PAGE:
Mr Rattenbury said this makes the ACT the perfect place to host the upcoming EV exhibition at Exhibition Park in Canberra from 6 to 8 August this year.

The three-day event will offer members of the public a chance to get behind the wheel of EVs, both new and used, and have all their questions answered by experts in the industry. E-scooters, e-bikes, sustainable products, homewares and lifestyle initiatives will also feature.

READ ALSO Rising fuel prices cause EV shortage as Canberrans rush to swap petrol for plugs

AEVA President Chris Jones said the event is not only for those who already own an EV but also for those who are interested in learning more about all aspects of EV ownership.

“We’re dedicated to the transition away from fossil fuels. We think an informed public is the best tool we have for decarbonising transport. By helping to foster that public understanding of EVs, we can ensure the demand for EVs is purely organic.”

Mr Jones said subsidies are “well-proven methods for encouraging EV uptake”, but that right now, with EV manufacturers scrambling to keep on top of demand, this could also handicap the market with inflation.

“That’s why it’s really good to see stamp duty and registration relief because they don’t distort the market, and they do still make EVs that bit more affordable.”

Two electric vehicles

Polestar is one of the new brands to enter the Australian EV market.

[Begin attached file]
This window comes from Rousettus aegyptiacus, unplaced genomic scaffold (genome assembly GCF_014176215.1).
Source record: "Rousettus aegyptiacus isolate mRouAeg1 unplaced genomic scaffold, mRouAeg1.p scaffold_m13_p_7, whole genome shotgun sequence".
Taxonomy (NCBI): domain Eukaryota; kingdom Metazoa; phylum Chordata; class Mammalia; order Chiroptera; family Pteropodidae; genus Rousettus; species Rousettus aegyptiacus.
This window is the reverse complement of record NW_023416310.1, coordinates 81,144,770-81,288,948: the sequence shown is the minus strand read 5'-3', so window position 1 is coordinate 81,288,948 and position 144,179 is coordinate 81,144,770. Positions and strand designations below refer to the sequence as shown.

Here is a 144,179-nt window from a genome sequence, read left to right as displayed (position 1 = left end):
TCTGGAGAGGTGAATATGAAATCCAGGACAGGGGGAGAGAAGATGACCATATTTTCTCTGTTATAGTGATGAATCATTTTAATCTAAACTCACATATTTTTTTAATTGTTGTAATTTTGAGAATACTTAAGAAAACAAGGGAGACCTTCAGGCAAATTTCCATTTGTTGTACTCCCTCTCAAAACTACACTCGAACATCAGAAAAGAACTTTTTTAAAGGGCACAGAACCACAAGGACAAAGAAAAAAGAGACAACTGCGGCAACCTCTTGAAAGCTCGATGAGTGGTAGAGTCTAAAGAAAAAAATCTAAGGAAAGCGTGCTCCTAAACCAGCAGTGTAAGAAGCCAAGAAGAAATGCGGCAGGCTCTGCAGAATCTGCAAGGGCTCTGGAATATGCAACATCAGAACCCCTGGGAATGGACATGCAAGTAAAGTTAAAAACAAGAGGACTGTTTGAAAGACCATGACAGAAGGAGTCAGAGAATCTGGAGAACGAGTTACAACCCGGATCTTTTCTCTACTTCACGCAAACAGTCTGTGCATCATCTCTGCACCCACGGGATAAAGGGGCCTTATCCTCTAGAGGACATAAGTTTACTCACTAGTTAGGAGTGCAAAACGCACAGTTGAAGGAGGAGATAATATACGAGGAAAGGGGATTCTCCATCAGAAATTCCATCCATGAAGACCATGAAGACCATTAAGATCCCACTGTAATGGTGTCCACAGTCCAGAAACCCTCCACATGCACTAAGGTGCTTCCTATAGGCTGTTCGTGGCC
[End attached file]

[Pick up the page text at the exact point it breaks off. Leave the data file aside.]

Mr Jones said the increasing number of second-hand EVs makes them a compelling choice for low-income households, but admitted, “there are still lots of things that need to be done”.

“Where can we start? Well, you can come along to our event and learn about EVs from people who are in the know. We’re really keen to share our knowledge.”

Applications for exhibitors interested in showcasing their products to thousands of attendees are now being accepted on the AEVA website.

The conference runs from Friday, 5 August to Sunday, 6 August at the Coorong and Buddawang Pavilions, Exhibition Park in Canberra (EPIC). Tickets for the exhibition will launch in the coming months.

Region Media approached Mr Rattenbury’s office for comment.

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Garry Inglebert Humperdink Galli (GIHG), that piece of tripe has been published before on the Riotact. Nothing will improve it.
Thomas Boyce pointed out that Einstein’s formula is about mass-energy equivalence where you should have used Newton’s Second Law, F=ma. If you did not sufficiently understand use of the formula, why are you commenting?
The simplistic and misleading paragraphs on batteries say much to me about the expected audience.
All three things said not to be recyclable, are recyclable. Anyone can check that with ease, but GIHG didn’t.